Eyelid problems are common but rarely serious.
A cyst (fluid-filled sac) can sometimes develop on the eyelid, or the eyelid can get inflamed or infected. Changes in the position of the eyelids, such as droopiness, often occur gradually with age.
These problems are usually nothing to worry about. However, see your GP if your eyes are watery or uncomfortable due to an eyelid problem, or if you are worried. Seek urgent medical advice if you also have pain in or around your eye or loss of vision.
The information below should give you an idea of what might be wrong, although it shouldn't be used to self-diagnose your condition.
It covers possible causes for the following eyelid problems, plus specific advice about what to do:
Swollen eyelid or eyelid cyst
It's quite common for the upper or lower lid to become swollen due to the formation of a meibomian cyst (also called a chalazion).
Meibomian cysts vary in size, from just visible to the size of a grape. They usually take weeks to develop. They're not particularly painful, but will become red and painful if infected.
Usually, these cysts come and go by themselves. You can increase the chance of the cyst healing by holding a clean flannel warmed in hot water to the closed eye for five minutes. Repeat this three to four times a day for two weeks.
Speak to your GP if you have a large cyst that doesn't clear up after a couple of months. They can refer you to have it surgically drained. This is a simple procedure carried out under local anaesthetic (your eye area will be numbed). It takes just five minutes and doesn't leave a scar.
Also see your GP if the cyst becomes infected because you may need to take antibiotics to prevent a deep lid infection (cellulitis).
Meibomian cysts aren't the same as styes. Styes are minor infections of the base of an eyelash and nearly always clear up on their own. In rare cases, styes can cause a lid infection (the lid will be red, hot and painful) and antibiotics will be needed.
Meibomian cysts and styes aren't caused by poor personal hygiene. They are, however, related to blepharitis, which is inflammation of the edge of the lid that causes oily tears (see gritty, itchy or flaky eyelids below).
Other causes of lid swelling are rare. These include; an allergic reaction, shingles on the face and eye (usually with a rash), and other rare eye problems, which would cause other symptoms such as loss of vision.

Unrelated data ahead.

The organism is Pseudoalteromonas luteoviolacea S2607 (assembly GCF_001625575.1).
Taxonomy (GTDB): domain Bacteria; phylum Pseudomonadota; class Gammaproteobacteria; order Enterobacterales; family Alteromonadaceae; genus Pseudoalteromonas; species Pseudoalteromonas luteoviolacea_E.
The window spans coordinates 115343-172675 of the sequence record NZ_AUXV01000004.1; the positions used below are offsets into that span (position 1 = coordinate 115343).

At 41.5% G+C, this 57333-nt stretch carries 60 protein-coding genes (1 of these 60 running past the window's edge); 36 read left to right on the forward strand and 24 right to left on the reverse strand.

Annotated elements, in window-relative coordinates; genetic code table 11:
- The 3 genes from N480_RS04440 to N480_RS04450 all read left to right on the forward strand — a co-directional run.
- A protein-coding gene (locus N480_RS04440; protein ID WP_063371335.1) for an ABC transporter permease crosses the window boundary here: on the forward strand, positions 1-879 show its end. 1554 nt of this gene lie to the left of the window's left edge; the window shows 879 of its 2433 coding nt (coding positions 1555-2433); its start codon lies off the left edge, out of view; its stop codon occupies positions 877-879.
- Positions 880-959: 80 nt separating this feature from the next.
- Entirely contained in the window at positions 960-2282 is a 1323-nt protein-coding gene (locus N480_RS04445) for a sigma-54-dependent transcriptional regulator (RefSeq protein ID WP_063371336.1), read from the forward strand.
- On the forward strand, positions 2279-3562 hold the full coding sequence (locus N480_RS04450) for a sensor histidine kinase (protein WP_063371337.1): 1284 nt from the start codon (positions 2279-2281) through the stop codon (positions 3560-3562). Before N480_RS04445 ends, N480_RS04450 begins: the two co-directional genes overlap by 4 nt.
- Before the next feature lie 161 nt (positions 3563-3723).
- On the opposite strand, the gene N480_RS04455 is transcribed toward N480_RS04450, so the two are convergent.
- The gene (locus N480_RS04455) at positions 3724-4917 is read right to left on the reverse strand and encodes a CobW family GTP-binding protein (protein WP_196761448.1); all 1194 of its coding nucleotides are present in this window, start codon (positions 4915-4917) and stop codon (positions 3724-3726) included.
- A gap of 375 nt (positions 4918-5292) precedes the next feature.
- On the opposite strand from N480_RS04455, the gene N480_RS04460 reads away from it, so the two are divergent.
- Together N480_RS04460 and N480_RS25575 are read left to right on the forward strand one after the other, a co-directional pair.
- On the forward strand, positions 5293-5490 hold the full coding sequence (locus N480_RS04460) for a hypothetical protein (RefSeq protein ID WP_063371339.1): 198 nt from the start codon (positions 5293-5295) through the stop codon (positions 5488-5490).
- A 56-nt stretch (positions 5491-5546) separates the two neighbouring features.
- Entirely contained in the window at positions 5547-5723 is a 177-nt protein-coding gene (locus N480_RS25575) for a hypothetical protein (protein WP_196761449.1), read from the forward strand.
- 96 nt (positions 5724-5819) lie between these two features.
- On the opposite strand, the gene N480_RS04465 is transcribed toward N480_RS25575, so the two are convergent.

Gritty, itchy or flaky eyelids
Gritty or burning eyes are usually caused by an inflamed lid edge (blepharitis) or dry eye. Symptoms are usually worse in the morning or at the end of the day.
People with blepharitis also have an increased risk of getting meibomian cysts, also called chalazia, in their lid (see above).
Gritty, itchy or flaky lids are irritating, but rarely serious. You can reduce the irritation by keeping the lid clean and using artificial tears. Read about treating blepharitis.
Contact dermatitis is another possible cause of itchy or flaky lids. This is a type of eczema triggered when the skin comes into contact with something you are irritated by or allergic to. For example, your eyelids may be sore and itchy because you're allergic to the eye shadow you've been using or because you've been touching your eyes with fingers painted with nail polish. The condition usually clears up after you stop using the substance your skin is reacting to.
Lumps on the eyelid
Just like anywhere else on the skin, lumps can occur on the eyelids. Many lumps are simple cysts (see above).
However, see your GP if the lump increases in size, changes colour, has an irregular shape or bleeds. It's possible that the lump could be skin cancer.
If the lump is skin cancer, it may need to be surgically removed. Most skin cancers are basal cell carcinomas and don't spread to other parts of the body, although they continue to grow on the lid.